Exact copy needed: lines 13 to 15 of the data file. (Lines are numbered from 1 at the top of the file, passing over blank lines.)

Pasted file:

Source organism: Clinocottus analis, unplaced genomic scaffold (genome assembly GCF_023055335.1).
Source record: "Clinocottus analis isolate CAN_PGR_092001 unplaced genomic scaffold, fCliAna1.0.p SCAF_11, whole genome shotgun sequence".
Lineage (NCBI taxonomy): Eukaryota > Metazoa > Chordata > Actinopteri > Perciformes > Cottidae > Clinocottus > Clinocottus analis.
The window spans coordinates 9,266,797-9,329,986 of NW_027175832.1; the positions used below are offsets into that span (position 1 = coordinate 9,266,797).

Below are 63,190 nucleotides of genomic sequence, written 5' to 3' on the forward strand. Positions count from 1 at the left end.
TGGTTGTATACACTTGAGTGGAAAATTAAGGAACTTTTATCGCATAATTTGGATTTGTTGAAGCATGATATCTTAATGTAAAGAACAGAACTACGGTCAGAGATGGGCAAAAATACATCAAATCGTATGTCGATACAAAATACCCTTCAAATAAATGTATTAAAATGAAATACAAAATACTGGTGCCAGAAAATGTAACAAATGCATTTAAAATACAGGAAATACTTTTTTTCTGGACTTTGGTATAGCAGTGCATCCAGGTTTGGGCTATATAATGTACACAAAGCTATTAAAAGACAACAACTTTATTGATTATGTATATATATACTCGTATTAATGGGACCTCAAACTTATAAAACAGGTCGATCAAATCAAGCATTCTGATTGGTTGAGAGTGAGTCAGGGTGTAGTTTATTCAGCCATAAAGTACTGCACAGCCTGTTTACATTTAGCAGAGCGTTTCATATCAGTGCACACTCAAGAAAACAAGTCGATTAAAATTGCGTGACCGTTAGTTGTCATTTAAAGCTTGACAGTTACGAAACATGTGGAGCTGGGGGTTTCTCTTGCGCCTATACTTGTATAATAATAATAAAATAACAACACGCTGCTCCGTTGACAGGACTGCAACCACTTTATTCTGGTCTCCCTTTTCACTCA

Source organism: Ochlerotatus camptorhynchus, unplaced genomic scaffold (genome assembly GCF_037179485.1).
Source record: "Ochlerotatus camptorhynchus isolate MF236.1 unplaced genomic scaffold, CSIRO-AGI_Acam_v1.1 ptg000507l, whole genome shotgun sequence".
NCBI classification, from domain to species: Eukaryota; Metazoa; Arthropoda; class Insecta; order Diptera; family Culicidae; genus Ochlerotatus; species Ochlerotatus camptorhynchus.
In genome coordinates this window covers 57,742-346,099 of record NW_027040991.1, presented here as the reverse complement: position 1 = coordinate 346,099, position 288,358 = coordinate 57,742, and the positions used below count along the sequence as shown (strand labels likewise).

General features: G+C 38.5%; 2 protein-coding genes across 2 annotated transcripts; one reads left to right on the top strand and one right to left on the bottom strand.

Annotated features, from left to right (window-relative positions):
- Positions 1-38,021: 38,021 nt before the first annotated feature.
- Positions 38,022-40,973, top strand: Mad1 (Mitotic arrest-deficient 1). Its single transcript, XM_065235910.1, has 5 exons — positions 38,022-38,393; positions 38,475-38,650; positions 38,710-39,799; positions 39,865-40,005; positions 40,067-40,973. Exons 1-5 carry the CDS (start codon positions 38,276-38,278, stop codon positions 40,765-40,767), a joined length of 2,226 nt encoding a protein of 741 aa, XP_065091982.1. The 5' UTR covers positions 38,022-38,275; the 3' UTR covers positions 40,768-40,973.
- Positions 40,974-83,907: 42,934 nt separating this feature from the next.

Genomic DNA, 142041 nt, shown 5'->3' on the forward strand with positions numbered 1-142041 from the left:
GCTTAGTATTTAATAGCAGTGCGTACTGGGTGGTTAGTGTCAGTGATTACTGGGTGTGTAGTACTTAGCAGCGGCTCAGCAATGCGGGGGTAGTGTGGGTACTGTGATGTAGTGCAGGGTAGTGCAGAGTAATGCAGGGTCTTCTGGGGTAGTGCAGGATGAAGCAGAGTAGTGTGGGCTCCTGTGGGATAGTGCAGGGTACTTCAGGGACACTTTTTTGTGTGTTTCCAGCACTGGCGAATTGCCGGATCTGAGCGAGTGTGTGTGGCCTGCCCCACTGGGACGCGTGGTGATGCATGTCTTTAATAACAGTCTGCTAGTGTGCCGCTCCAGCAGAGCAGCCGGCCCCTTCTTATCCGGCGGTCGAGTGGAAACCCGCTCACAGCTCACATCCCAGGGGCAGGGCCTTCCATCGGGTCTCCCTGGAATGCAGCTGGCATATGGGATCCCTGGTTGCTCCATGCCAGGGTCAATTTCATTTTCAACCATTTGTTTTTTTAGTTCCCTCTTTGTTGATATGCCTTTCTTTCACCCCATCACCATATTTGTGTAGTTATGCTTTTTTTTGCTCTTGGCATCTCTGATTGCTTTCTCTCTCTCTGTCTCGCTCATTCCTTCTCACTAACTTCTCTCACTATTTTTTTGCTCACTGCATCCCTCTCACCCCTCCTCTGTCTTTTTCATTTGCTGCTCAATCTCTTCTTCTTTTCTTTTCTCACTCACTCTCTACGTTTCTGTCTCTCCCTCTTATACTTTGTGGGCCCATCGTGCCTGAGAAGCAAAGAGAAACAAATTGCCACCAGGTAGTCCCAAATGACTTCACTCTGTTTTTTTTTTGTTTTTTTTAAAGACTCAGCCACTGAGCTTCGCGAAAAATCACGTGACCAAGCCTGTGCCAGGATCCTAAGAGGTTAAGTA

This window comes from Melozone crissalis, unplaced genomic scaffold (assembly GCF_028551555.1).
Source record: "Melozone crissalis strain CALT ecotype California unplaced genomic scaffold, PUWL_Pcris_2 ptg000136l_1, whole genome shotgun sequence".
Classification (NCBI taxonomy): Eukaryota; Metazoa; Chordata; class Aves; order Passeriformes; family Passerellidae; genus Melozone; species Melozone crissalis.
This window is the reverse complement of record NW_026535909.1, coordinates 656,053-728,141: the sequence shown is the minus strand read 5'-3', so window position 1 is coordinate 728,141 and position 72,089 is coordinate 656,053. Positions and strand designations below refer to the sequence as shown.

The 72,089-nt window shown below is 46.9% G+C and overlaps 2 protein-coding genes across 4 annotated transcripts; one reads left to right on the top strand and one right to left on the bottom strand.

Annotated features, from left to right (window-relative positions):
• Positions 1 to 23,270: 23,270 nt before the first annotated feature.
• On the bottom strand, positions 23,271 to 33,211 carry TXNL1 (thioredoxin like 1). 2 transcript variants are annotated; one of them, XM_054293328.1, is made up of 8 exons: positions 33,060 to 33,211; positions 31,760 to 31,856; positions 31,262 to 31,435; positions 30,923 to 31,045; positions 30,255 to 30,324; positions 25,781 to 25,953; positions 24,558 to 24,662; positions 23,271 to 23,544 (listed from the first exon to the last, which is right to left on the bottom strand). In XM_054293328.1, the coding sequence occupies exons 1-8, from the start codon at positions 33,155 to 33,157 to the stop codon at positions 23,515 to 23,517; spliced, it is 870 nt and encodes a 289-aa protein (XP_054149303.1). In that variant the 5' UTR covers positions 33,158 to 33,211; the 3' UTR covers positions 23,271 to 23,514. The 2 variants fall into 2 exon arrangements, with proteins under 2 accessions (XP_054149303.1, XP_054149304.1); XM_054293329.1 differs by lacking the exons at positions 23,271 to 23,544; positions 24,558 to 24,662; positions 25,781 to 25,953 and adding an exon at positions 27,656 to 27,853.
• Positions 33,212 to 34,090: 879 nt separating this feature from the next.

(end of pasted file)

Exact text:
- Positions 1-38,021: 38,021 nt before the first annotated feature.
- Positions 38,022-40,973, top strand: Mad1 (Mitotic arrest-deficient 1). Its single transcript, XM_065235910.1, has 5 exons — positions 38,022-38,393; positions 38,475-38,650; positions 38,710-39,799; positions 39,865-40,005; positions 40,067-40,973. Exons 1-5 carry the CDS (start codon positions 38,276-38,278, stop codon positions 40,765-40,767), a joined length of 2,226 nt encoding a protein of 741 aa, XP_065091982.1. The 5' UTR covers positions 38,022-38,275; the 3' UTR covers positions 40,768-40,973.
- Positions 40,974-83,907: 42,934 nt separating this feature from the next.